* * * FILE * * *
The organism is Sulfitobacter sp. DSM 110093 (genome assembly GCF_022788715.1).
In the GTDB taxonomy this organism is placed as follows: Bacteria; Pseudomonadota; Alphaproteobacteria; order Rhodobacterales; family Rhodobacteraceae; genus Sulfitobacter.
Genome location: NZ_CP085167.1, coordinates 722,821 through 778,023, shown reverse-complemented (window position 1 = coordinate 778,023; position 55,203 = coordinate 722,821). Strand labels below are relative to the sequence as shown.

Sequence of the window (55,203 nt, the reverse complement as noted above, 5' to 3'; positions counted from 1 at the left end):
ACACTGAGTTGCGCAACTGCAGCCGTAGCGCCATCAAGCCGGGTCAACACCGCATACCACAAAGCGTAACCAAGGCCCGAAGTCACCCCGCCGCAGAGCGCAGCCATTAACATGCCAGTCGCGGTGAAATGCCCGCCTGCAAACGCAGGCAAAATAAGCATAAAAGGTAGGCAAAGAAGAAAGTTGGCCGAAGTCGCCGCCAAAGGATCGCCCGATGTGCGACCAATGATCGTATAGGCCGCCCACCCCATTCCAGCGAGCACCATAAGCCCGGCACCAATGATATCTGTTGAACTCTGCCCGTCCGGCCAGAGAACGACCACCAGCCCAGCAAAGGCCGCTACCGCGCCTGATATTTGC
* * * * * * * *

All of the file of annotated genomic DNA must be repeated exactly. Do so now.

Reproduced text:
The organism is Sulfitobacter sp. DSM 110093 (genome assembly GCF_022788715.1).
In the GTDB taxonomy this organism is placed as follows: Bacteria; Pseudomonadota; Alphaproteobacteria; order Rhodobacterales; family Rhodobacteraceae; genus Sulfitobacter.
Genome location: NZ_CP085167.1, coordinates 722,821 through 778,023, shown reverse-complemented (window position 1 = coordinate 778,023; position 55,203 = coordinate 722,821). Strand labels below are relative to the sequence as shown.

Sequence of the window (55,203 nt, the reverse complement as noted above, 5' to 3'; positions counted from 1 at the left end):
ACACTGAGTTGCGCAACTGCAGCCGTAGCGCCATCAAGCCGGGTCAACACCGCATACCACAAAGCGTAACCAAGGCCCGAAGTCACCCCGCCGCAGAGCGCAGCCATTAACATGCCAGTCGCGGTGAAATGCCCGCCTGCAAACGCAGGCAAAATAAGCATAAAAGGTAGGCAAAGAAGAAAGTTGGCCGAAGTCGCCGCCAAAGGATCGCCCGATGTGCGACCAATGATCGTATAGGCCGCCCACCCCATTCCAGCGAGCACCATAAGCCCGGCACCAATGATATCTGTTGAACTCTGCCCGTCCGGCCAGAGAACGACCACCAGCCCAGCAAAGGCCGCTACCGCGCCTGATATTTGC